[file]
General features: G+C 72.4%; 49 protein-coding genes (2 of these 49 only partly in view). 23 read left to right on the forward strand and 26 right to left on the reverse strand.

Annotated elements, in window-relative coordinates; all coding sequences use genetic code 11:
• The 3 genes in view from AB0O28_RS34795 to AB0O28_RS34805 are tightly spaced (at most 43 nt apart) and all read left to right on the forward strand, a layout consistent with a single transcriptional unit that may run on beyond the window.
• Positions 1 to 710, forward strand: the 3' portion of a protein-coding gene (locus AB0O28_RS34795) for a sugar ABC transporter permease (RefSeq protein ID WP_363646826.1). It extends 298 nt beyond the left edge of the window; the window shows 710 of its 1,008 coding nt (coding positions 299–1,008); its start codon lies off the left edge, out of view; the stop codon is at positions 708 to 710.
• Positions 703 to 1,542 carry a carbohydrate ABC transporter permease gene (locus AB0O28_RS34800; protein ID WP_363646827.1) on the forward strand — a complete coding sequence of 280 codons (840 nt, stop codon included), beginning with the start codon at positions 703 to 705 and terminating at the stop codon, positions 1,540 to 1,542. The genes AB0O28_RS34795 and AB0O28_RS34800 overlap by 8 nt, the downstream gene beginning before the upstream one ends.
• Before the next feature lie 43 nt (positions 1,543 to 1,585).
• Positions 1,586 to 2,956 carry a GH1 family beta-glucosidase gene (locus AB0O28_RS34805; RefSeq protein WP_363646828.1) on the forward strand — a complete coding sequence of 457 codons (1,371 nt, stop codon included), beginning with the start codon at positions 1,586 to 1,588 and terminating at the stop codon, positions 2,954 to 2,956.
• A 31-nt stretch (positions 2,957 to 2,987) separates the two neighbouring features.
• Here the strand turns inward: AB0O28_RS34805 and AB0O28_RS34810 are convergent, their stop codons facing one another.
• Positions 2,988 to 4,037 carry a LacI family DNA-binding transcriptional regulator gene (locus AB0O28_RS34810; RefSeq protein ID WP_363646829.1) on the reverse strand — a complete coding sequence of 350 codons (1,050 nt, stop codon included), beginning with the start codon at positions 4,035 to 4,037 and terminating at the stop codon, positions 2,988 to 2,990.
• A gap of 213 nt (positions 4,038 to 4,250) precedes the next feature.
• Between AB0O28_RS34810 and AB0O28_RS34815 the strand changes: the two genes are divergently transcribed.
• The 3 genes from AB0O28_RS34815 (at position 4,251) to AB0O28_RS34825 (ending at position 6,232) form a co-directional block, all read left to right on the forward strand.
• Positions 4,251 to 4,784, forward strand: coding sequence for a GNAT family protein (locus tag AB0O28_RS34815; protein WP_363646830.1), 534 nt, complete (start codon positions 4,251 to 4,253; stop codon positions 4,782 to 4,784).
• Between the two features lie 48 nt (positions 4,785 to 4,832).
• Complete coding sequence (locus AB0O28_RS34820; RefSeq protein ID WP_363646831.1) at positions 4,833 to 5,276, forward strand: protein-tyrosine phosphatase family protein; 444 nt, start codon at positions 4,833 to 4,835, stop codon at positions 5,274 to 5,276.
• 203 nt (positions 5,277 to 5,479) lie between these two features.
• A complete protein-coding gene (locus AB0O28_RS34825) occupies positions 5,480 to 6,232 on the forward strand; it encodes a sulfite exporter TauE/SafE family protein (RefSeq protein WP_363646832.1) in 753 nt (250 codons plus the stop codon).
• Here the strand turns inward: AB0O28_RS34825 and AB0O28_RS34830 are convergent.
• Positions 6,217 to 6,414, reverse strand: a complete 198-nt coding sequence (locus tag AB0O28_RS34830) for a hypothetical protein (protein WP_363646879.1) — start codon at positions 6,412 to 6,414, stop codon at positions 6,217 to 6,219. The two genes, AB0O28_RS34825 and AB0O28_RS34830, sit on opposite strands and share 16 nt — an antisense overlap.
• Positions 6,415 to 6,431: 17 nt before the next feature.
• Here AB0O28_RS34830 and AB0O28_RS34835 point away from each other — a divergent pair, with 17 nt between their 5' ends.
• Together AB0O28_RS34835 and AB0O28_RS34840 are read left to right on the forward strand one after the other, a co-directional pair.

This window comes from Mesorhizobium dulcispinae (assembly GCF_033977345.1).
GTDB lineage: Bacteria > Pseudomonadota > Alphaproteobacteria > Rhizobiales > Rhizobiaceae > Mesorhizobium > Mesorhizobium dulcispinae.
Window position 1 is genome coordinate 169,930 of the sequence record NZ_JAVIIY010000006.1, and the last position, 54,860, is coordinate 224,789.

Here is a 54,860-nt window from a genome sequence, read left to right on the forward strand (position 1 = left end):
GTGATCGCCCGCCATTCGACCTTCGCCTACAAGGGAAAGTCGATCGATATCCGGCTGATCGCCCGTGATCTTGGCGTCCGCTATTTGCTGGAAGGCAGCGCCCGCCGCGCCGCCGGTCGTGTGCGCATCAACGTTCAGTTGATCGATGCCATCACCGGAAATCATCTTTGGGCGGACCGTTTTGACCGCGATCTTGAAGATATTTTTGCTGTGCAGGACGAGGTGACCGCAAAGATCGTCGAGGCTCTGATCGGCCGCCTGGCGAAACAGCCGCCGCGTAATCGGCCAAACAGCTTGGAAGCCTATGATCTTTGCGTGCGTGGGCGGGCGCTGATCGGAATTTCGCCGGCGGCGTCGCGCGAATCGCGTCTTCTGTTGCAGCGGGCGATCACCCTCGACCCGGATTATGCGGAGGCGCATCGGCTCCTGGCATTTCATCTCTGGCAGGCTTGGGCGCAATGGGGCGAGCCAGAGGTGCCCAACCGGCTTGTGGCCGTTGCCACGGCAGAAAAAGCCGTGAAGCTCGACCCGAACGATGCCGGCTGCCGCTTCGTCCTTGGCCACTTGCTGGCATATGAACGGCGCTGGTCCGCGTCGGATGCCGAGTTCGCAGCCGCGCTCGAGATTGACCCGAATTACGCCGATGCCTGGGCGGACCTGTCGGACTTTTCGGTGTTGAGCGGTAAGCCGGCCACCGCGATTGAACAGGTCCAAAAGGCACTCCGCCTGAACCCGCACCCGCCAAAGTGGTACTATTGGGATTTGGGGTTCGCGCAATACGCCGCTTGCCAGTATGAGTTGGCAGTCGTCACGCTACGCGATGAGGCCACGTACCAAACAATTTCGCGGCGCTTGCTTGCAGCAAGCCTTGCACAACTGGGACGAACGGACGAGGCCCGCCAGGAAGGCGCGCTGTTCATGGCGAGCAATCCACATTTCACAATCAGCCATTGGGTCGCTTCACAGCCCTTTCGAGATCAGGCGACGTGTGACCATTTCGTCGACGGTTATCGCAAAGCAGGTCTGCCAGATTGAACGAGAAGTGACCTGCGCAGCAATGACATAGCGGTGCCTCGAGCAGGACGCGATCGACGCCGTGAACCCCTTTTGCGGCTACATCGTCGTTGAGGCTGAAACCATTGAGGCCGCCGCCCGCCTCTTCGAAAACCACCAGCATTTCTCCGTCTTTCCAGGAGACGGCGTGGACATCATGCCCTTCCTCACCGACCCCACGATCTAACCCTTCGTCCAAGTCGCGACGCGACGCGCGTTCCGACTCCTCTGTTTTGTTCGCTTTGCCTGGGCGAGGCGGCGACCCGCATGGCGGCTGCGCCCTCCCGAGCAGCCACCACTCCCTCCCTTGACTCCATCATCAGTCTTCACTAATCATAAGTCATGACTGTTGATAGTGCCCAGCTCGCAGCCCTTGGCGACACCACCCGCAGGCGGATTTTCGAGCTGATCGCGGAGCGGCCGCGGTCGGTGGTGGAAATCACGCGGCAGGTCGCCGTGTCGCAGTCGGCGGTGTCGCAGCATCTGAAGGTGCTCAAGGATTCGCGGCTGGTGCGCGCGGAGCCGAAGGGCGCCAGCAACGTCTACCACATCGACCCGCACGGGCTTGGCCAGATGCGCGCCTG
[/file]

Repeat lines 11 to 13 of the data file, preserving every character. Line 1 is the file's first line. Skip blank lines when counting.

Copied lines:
• A gap of 213 nt (positions 4,038 to 4,250) precedes the next feature.
• Between AB0O28_RS34810 and AB0O28_RS34815 the strand changes: the two genes are divergently transcribed.
• The 3 genes from AB0O28_RS34815 (at position 4,251) to AB0O28_RS34825 (ending at position 6,232) form a co-directional block, all read left to right on the forward strand.